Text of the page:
Judge Gerber easily finds for Phelan because the facts showed that other than the 2 sales in 1998 there was no other activity. The Court concluded that during the 4 years that Phelan held the land, the property did in fact appreciate according to plan and the investment goals had indeed been achieved by Phelan. Phelan wins IRS Loses.
Our final case involves Frederic and Phyllis Allen who in 1999 sold 2.63 acres of undeveloped real estate in East Palo Alto to property developer Clarum Corporation. He reported the sale as an installment sale as per the sales agreement with Clarum and in 2004 Allen received the final installment of $63K from Clarum. Allen did not report this income on his 2004 tax return. On advice of tax professionals Allen amended his 2004 return in 2008 reporting the $63K as long term capital gain. The IRS audited Allen’s amended return and converted the capital gain to ordinary income after an IRS Capital Gain to Ordinary Income Audit. Allen bypassed US Tax Court by paying the tax and then suing for a refund in US Federal District Court for the Northern District of California in Allen v US No 3.2013cv02501.
Judge William Orrick opines that the evidence is compelling that Allen intended to develop the property when he purchased the property and that he undertook substantial efforts to develop the property during the time he owned it. Even Allen in his own deposition indicated to the Court that his original intent was to develop the property. While Allen then argues to the Court in that same deposition that his intent changed over time, the Court found that Allen presented no credible evidence to prove that his intent changed, citing Tibbals v US 362 F.2d 266 (Ct Cl 1966). The Tibbals Court held that a taxpayer’s purpose can change based on the facts the taxpayer presents to the Court but Judge Orrick in Allen concluded that because Allen provided no evidence that he had held the land for anything other than development the sale of the property therefore resulted in ordinary income. IRS Wins, Allen loses.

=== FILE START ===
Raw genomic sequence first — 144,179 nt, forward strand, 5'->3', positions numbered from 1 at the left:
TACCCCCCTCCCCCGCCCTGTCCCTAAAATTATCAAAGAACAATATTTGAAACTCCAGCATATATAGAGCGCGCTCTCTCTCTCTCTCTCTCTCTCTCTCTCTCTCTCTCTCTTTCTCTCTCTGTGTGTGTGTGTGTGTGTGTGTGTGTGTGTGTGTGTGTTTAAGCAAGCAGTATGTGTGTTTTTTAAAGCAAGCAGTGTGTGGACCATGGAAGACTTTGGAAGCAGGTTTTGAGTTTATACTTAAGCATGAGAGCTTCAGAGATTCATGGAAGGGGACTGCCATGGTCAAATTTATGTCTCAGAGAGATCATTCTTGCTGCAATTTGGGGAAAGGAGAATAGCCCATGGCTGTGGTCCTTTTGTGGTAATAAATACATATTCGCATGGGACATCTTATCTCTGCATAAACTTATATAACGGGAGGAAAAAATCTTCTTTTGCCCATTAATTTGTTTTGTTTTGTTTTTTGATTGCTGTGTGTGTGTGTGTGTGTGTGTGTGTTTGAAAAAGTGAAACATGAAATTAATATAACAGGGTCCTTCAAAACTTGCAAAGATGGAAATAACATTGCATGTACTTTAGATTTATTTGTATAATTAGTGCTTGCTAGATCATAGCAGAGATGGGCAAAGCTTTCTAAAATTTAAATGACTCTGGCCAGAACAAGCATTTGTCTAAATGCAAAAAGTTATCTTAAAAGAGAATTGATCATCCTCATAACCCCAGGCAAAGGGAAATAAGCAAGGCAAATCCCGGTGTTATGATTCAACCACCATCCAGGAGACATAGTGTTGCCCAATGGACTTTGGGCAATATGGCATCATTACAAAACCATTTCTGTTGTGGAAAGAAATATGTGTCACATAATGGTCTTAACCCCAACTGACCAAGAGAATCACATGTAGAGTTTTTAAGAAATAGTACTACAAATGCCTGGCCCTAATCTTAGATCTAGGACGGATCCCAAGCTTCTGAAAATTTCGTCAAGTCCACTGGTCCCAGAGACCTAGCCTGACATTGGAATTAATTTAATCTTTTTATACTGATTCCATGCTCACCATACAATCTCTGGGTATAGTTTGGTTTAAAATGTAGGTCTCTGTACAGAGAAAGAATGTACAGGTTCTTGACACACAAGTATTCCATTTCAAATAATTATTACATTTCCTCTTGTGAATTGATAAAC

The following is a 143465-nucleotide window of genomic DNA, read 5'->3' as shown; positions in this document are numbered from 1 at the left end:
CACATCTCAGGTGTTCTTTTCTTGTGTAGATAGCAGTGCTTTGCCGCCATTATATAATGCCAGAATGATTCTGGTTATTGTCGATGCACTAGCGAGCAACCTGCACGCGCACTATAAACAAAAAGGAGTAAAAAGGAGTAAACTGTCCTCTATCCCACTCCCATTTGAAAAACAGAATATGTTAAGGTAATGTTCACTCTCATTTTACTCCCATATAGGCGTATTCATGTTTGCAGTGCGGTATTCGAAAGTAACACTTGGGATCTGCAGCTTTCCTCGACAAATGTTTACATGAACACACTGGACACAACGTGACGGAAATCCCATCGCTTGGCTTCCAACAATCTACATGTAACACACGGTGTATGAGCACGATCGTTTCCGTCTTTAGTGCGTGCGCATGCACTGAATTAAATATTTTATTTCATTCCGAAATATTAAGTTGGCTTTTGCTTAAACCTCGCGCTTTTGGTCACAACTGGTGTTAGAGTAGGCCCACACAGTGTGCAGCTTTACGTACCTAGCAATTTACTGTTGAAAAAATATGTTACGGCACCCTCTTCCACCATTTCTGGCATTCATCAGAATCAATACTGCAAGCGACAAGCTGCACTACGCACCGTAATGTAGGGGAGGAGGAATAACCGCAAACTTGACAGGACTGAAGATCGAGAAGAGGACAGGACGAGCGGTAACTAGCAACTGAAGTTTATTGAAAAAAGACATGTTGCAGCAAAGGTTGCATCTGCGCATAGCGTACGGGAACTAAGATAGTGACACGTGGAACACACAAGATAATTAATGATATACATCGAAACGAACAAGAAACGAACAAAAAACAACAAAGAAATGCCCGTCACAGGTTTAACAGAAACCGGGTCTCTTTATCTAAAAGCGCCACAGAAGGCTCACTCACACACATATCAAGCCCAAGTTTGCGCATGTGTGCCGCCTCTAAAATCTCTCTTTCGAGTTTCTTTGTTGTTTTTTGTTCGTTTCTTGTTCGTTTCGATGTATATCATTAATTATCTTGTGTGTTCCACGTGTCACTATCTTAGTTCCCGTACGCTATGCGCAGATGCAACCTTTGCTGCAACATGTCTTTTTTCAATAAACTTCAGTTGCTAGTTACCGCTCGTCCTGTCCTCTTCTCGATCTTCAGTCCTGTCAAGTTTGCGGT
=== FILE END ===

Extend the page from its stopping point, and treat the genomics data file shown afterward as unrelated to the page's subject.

So for anyone out there planning to buy land, real estate or some other capital asset what can you do right now to protect your long term capital gain from ordinary income conversion when the IRS Capital Gain to Ordinary Income Audit commences years from now. First before you purchase your land have your tax attorney contemporaneously create the facts and evidence you will need to win an IRS Capital Gain to Ordinary Income Audit. Tibbal makes clear you need to prove to the Court that the purpose for which the property was acquired, the motive for selling it, the taxpayer's method of selling the land, taxpayer’s income from the sale of it compared with his other income, the extent of the improvements made to facilitate the sale of it, the frequency and continuity of sales, and the time and effort expended by taxpayer in promoting the sales in relation to his other activities all must be factually presented as evidence to the Court in order to win against an IRS Capital Gain to Ordinary Income Audit. Second, after you purchase your land, feel free to outsource development to developers creating written extemporaneous documentation of your intent to sell property to those developers at some point in time but only after the land appreciates in value. Finally make sure the same tax attorney who represented you on both the buy and sell side of the transaction prepares and files your tax return claiming capital gain treatment of the sale. When the IRS Capital Gain to Ordinary Income Audit commences years later your tax attorney will easily be able to present the facts to the Court you will need to win the audit, keep intact your long term Capital Gain, and prevent the Government from taxing you at much higher ordinary income rates.
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Chris Moss CPA Tax Attorney